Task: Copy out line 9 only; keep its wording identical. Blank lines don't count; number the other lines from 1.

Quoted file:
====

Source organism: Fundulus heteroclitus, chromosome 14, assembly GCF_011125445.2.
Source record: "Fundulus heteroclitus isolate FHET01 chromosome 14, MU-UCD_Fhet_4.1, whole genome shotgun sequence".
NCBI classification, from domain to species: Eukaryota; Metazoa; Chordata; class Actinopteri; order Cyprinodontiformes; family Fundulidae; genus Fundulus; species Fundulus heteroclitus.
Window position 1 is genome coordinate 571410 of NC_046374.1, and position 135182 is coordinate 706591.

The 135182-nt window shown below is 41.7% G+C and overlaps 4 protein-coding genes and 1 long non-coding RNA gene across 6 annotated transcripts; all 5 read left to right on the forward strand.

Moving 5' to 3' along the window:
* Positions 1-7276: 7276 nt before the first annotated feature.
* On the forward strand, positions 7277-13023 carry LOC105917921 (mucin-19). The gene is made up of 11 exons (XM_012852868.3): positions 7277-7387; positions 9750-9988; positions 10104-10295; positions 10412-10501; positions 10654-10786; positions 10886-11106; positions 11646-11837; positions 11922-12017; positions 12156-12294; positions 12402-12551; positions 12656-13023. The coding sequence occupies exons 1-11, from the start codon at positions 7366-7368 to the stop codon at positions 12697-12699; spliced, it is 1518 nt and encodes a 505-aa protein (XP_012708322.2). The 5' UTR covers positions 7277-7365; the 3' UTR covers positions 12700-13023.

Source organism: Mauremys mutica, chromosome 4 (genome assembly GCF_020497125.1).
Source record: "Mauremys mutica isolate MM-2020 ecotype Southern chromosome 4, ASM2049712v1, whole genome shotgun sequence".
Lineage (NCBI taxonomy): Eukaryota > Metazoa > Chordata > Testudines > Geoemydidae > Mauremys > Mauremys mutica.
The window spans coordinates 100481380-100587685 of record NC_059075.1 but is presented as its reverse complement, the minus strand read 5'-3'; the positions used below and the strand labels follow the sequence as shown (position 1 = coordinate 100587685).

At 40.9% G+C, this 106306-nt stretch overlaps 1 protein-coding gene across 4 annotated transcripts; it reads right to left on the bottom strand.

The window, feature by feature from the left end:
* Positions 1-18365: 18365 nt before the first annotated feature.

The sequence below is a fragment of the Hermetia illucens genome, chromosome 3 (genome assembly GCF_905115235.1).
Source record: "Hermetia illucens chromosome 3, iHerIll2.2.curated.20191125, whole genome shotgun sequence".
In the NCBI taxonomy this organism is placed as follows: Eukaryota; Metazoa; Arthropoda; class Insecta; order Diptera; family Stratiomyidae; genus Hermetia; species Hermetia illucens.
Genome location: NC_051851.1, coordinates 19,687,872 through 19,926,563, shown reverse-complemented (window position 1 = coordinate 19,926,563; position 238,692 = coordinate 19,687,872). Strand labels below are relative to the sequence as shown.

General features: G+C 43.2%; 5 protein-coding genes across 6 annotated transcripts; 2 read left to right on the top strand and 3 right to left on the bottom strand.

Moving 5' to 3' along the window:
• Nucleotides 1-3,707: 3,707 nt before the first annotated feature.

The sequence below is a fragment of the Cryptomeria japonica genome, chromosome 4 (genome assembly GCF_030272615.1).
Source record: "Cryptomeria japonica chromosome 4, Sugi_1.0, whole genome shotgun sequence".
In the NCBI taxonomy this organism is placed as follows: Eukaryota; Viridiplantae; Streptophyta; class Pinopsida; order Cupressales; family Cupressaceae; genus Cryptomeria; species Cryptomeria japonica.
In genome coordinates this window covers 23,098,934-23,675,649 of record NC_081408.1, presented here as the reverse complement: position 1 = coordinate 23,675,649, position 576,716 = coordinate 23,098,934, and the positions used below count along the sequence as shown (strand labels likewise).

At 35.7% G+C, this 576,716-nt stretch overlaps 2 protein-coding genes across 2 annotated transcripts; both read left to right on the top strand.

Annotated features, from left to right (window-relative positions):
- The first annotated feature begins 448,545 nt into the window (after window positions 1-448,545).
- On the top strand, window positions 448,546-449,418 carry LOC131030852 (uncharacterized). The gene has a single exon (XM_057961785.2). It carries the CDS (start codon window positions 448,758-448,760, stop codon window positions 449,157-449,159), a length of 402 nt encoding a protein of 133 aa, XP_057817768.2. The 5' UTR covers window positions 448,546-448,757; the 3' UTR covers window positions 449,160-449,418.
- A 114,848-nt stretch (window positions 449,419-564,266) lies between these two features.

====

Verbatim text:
Source organism: Mauremys mutica, chromosome 4 (genome assembly GCF_020497125.1).